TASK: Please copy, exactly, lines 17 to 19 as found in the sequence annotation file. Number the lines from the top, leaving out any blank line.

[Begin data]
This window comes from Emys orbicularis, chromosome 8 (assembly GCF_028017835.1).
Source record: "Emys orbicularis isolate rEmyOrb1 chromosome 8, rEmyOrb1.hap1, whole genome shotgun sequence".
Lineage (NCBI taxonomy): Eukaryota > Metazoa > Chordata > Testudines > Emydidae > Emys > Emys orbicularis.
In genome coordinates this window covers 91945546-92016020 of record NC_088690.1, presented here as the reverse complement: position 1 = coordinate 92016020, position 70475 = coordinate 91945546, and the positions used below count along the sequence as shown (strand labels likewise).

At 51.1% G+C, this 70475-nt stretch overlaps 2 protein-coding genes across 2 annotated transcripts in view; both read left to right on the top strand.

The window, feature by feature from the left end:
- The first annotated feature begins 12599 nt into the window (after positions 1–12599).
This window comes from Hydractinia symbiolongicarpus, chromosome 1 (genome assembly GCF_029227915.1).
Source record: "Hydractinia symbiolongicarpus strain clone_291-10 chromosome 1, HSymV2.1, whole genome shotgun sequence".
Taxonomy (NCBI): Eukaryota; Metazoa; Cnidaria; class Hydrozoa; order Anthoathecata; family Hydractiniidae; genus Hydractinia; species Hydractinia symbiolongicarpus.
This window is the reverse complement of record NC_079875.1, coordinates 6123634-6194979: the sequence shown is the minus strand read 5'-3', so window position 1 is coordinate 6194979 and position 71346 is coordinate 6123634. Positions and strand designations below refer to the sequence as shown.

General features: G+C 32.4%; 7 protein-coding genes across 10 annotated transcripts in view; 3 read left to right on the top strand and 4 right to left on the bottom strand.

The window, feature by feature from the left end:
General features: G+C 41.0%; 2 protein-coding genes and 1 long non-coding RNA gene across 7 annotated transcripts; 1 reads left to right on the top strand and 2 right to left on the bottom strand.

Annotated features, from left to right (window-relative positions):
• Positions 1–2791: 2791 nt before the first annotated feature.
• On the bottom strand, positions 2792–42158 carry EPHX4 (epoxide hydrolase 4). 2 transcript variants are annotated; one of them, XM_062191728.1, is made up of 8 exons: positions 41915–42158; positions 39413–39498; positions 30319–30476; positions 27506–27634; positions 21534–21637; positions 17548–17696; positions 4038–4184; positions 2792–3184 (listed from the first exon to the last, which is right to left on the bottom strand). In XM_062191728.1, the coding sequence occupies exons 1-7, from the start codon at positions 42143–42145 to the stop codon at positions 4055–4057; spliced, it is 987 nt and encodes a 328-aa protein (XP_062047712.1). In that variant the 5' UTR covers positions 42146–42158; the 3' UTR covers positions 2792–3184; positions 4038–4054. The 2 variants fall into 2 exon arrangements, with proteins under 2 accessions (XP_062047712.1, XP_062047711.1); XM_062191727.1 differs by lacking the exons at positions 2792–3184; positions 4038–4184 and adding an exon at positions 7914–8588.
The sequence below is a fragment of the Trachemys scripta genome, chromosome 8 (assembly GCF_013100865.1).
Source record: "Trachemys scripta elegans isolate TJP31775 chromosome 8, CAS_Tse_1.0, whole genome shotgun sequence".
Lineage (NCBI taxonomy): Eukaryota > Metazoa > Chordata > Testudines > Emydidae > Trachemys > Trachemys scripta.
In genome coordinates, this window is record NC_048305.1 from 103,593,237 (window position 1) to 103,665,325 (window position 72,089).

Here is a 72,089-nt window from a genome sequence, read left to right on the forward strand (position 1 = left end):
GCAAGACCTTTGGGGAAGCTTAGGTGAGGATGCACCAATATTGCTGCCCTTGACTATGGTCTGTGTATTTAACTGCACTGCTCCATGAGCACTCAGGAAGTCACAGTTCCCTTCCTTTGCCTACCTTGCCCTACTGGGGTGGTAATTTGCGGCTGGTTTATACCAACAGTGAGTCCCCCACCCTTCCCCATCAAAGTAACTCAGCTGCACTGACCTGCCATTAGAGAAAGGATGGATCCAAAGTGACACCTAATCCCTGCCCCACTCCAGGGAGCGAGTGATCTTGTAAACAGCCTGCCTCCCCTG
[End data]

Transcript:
• On the bottom strand, positions 2792–42158 carry EPHX4 (epoxide hydrolase 4). 2 transcript variants are annotated; one of them, XM_062191728.1, is made up of 8 exons: positions 41915–42158; positions 39413–39498; positions 30319–30476; positions 27506–27634; positions 21534–21637; positions 17548–17696; positions 4038–4184; positions 2792–3184 (listed from the first exon to the last, which is right to left on the bottom strand). In XM_062191728.1, the coding sequence occupies exons 1-7, from the start codon at positions 42143–42145 to the stop codon at positions 4055–4057; spliced, it is 987 nt and encodes a 328-aa protein (XP_062047712.1). In that variant the 5' UTR covers positions 42146–42158; the 3' UTR covers positions 2792–3184; positions 4038–4054. The 2 variants fall into 2 exon arrangements, with proteins under 2 accessions (XP_062047712.1, XP_062047711.1); XM_062191727.1 differs by lacking the exons at positions 2792–3184; positions 4038–4184 and adding an exon at positions 7914–8588.
The sequence below is a fragment of the Trachemys scripta genome, chromosome 8 (assembly GCF_013100865.1).
Source record: "Trachemys scripta elegans isolate TJP31775 chromosome 8, CAS_Tse_1.0, whole genome shotgun sequence".